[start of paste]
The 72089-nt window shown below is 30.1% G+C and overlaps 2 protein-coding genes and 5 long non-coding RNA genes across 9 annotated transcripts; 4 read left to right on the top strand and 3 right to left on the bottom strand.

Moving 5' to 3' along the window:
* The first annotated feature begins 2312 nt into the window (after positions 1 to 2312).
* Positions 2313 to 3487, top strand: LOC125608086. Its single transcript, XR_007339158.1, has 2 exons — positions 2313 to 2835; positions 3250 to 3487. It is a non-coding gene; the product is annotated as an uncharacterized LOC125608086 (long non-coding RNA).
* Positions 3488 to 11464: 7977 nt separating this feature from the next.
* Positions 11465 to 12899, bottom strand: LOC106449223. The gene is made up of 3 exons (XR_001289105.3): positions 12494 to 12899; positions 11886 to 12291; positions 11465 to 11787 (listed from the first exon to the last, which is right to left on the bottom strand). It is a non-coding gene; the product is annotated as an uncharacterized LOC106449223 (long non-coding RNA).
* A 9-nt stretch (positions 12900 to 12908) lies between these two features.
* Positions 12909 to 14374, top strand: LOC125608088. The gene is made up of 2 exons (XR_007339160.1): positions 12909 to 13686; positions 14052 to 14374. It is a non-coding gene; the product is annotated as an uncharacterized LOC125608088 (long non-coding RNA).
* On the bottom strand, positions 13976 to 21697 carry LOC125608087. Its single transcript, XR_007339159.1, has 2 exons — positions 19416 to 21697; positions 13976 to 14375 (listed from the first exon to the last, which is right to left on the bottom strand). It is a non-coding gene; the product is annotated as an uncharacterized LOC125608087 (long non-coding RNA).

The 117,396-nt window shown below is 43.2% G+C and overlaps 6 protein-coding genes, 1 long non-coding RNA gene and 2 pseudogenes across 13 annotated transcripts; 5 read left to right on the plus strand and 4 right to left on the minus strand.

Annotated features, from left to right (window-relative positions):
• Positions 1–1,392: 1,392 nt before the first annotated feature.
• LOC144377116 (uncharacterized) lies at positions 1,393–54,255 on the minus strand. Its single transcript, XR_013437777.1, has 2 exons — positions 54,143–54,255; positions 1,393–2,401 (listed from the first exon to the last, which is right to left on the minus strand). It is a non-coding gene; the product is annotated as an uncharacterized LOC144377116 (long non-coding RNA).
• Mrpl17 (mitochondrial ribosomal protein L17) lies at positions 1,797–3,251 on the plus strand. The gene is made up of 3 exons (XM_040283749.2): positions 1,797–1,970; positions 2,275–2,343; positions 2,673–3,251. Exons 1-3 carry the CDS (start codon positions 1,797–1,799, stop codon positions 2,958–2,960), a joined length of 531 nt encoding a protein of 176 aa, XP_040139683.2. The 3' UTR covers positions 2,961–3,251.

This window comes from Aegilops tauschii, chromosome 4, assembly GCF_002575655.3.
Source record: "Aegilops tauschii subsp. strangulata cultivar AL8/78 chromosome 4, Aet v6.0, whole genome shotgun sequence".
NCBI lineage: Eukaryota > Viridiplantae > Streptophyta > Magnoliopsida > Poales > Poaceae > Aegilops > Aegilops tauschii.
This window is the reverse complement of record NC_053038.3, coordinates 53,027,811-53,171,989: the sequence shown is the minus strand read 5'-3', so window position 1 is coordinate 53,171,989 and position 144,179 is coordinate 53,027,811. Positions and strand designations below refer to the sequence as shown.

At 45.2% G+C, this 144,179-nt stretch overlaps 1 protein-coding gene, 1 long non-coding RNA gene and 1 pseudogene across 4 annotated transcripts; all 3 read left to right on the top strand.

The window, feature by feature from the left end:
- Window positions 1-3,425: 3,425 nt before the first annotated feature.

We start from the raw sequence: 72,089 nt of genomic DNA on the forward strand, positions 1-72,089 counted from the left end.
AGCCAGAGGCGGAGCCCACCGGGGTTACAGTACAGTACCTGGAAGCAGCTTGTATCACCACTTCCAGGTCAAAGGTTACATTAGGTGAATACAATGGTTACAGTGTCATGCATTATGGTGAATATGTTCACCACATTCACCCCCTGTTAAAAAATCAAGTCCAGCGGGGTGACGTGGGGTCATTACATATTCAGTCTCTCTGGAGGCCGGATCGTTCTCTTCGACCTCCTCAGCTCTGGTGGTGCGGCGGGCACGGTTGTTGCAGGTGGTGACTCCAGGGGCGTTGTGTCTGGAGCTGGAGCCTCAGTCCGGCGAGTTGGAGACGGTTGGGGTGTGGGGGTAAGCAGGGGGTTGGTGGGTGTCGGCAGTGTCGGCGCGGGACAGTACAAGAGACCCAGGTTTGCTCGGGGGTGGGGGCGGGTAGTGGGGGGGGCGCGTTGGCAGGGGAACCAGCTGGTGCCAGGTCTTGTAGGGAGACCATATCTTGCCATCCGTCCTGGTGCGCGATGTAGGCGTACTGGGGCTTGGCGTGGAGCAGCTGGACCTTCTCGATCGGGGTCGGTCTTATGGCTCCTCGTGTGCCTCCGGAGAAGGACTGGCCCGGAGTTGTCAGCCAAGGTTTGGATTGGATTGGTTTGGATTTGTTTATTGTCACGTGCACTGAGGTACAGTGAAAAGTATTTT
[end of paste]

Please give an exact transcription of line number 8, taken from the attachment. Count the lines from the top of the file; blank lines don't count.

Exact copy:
* Positions 12909 to 14374, top strand: LOC125608088. The gene is made up of 2 exons (XR_007339160.1): positions 12909 to 13686; positions 14052 to 14374. It is a non-coding gene; the product is annotated as an uncharacterized LOC125608088 (long non-coding RNA).